When The Dance of Deceptionwas published, Lerner discovered that women were not eager to identify with the subject. "Well, I don't do deception" was a common resonse.
We all "do deception", often with the intention to protect ourselves and the relationships we depend on. The Dance of Deceptionunravels the ways (and whys) that women show the false and hide the real -- even to our own selves. We see how relationships are affected by lying and faking, by silence and pretending and by brave -- but misguided -- efforts to tell the truth.
Truth-telling is at the heart of what is most central in women's lives. It is at the foundation of authenticity and creativity, intimacy and joy. Yet in the name of "honesty", we can bludgeon each other. We can approach a difficult issue with such a poor sense of timing and tact that we can actually shut down the lines of communication rather than widening the path of truth-telling.
Sometimes Lerner's advice takes a surprising turn -- for example, when she asks us to engage in a bold act of pretending in order to discover something "more real"; or when she tells us not to parachute down on our family to bring up a "hot issue" without laying the necessary groundwork first.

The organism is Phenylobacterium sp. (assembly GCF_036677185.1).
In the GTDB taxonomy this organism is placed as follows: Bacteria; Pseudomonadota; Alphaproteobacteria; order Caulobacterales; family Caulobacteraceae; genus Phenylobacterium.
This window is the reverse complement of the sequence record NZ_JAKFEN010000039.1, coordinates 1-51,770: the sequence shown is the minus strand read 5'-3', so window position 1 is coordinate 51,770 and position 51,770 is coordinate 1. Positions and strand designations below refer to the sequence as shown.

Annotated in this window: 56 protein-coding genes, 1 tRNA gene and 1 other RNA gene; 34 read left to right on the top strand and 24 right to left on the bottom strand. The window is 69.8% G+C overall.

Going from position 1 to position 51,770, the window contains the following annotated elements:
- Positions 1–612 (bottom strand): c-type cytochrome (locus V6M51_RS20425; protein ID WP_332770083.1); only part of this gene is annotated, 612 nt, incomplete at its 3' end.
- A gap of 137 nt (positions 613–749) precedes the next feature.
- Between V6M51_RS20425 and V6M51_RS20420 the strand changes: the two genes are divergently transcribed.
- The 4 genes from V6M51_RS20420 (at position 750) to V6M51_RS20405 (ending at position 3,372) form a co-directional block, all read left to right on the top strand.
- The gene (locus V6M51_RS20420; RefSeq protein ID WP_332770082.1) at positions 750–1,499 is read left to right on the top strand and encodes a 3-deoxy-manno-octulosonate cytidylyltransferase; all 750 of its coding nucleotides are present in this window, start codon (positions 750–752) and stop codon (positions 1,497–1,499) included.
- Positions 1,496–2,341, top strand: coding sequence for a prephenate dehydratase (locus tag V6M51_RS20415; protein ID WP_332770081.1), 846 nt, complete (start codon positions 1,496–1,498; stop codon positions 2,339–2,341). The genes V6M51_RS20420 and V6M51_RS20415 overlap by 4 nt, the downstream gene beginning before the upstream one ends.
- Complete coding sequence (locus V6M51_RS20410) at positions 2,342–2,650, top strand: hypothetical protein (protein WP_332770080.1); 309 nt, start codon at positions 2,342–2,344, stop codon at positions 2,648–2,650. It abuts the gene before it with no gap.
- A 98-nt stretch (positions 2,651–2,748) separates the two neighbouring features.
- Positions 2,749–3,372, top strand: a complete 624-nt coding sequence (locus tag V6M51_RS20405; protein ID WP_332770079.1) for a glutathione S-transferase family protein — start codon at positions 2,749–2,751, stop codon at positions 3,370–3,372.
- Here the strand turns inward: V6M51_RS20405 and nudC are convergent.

Whether the subject is affairs, family secrets, sexual faking or the challenge of "being oneself", Lerner helps us to discover, speak and live our own truths.
Harriet Lerner, Ph.D., is one of our nation's most loved and respected relationship experts. Renowned for her work on the psychology of women and family relationships, she served as a staff psychologist at the Menninger Clinic for more than two decades. A distinguished lecturer, workshop leader, and psychotherapist, she is the author of The Dance of Anger and other bestselling books. She is also, with her sister, an award-winning children's book writer. She and her husband are therapists in Lawrence, Kansas, and have two sons.